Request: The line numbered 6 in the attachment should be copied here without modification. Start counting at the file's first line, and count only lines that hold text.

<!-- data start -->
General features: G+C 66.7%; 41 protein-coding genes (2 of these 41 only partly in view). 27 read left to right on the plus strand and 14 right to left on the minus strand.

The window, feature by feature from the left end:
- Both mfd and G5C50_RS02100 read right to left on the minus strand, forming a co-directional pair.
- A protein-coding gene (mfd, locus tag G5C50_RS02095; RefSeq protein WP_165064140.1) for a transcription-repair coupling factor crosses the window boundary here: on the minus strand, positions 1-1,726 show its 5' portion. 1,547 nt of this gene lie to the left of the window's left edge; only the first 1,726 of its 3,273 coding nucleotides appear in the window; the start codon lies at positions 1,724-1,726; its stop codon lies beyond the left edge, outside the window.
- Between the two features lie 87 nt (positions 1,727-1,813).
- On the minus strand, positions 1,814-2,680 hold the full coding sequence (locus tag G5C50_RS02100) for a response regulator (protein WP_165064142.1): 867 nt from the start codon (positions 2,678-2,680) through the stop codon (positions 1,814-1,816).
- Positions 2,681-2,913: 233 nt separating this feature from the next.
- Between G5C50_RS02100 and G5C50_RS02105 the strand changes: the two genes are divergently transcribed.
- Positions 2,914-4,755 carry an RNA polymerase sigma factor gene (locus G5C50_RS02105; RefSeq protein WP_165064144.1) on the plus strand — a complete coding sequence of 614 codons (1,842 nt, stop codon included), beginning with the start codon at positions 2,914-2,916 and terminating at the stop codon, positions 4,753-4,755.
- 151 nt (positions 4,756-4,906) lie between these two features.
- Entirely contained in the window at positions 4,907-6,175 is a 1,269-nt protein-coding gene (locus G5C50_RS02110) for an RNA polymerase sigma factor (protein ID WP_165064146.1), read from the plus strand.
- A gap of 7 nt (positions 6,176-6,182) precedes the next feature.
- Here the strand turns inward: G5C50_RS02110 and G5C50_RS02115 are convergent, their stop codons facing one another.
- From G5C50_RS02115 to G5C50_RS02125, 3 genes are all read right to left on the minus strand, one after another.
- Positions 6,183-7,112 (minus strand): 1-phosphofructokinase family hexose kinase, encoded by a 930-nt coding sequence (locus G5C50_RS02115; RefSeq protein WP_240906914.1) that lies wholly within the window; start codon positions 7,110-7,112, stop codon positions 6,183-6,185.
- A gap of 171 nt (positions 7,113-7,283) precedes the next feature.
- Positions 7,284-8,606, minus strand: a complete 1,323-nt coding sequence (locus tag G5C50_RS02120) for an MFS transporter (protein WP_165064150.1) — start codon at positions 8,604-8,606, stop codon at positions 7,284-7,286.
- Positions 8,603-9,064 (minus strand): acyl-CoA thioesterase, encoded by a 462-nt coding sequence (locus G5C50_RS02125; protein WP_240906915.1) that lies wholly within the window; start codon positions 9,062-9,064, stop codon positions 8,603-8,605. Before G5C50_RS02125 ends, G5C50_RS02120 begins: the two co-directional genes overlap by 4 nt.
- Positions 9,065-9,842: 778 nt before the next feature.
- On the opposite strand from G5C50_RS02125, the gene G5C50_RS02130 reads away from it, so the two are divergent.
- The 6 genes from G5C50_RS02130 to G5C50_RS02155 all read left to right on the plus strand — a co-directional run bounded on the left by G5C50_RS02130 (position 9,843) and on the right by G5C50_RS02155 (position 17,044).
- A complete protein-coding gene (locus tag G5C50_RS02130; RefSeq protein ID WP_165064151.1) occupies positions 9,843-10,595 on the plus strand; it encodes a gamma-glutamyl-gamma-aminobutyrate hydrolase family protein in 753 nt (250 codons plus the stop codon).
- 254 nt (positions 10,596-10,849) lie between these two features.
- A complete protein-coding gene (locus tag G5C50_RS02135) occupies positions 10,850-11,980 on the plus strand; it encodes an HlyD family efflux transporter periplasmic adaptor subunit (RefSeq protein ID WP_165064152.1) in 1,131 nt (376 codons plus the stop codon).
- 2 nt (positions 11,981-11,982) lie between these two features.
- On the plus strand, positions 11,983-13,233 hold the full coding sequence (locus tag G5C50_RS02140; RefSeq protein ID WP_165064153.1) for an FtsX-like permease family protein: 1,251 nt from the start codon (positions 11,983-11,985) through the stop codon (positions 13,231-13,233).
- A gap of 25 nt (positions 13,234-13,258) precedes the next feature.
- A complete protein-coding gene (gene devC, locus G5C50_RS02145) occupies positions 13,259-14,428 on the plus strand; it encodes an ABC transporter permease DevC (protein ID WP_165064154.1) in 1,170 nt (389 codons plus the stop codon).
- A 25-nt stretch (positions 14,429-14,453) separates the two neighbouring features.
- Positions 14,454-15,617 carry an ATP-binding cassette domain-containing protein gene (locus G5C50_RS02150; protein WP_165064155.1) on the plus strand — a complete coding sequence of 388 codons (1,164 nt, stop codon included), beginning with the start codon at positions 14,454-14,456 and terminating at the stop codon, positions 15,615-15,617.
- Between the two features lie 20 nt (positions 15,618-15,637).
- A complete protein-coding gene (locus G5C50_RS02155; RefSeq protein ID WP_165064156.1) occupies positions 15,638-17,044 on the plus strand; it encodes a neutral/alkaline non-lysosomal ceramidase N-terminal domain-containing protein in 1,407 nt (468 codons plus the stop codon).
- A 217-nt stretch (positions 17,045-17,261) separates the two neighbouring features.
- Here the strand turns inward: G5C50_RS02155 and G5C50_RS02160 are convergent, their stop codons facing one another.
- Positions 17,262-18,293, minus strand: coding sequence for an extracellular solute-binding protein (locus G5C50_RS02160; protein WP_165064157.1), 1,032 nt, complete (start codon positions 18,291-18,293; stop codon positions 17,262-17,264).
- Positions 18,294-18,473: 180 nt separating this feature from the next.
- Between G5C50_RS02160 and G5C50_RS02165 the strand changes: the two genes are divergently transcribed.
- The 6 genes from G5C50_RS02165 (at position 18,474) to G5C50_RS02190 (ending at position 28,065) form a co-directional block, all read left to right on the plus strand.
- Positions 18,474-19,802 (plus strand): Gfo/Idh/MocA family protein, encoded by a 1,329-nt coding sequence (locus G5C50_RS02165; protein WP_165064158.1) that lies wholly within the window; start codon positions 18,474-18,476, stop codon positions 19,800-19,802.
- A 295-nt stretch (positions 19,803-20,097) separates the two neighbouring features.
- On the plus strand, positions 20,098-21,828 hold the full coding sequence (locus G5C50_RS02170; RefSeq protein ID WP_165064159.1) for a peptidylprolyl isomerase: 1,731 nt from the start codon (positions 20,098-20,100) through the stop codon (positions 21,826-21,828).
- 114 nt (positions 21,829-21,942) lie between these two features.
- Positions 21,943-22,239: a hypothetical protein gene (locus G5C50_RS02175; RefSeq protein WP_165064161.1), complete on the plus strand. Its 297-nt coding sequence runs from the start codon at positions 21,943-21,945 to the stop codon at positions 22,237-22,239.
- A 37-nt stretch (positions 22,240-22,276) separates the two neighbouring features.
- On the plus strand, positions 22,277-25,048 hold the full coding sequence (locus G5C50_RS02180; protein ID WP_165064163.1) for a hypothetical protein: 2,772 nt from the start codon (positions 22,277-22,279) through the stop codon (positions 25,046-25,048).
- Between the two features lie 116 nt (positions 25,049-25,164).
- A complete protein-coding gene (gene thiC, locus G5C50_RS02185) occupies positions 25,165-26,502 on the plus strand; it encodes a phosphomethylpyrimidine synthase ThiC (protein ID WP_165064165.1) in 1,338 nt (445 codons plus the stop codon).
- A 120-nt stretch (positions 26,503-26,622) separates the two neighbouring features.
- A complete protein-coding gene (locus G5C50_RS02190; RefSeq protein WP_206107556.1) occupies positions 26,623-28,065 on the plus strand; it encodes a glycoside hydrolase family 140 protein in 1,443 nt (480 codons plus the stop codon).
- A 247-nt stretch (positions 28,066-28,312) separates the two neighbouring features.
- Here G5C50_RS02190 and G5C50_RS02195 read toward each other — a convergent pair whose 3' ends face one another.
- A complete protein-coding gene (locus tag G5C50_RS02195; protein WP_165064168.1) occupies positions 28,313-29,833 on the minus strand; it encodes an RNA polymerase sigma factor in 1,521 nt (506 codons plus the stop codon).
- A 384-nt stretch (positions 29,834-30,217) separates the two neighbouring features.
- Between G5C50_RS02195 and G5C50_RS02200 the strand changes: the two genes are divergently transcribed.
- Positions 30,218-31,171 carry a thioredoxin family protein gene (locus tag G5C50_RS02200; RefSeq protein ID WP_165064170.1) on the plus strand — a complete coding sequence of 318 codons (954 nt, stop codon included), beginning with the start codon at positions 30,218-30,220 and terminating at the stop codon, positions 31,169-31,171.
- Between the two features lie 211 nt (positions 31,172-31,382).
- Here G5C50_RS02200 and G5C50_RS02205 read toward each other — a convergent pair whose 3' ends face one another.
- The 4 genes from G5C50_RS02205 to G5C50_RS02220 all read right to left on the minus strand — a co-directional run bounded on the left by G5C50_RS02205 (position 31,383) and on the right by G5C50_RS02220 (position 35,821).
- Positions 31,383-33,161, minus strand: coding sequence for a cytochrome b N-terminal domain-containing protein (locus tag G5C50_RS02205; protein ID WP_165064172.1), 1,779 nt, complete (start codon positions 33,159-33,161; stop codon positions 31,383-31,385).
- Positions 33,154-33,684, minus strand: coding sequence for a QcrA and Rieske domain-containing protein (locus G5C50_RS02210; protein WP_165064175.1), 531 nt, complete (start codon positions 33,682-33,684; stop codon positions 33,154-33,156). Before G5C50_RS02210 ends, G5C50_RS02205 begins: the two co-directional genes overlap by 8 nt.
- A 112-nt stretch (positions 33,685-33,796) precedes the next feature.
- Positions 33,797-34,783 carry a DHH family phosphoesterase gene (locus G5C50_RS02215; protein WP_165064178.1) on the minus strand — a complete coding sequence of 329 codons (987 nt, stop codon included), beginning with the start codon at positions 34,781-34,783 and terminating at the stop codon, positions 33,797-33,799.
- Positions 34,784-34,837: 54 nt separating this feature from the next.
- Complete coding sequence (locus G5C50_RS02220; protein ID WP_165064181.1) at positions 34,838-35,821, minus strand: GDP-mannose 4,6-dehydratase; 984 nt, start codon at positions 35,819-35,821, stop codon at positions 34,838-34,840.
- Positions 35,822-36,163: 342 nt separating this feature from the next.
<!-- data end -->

- On the minus strand, positions 1,814-2,680 hold the full coding sequence (locus tag G5C50_RS02100) for a response regulator (protein WP_165064142.1): 867 nt from the start codon (positions 2,678-2,680) through the stop codon (positions 1,814-1,816).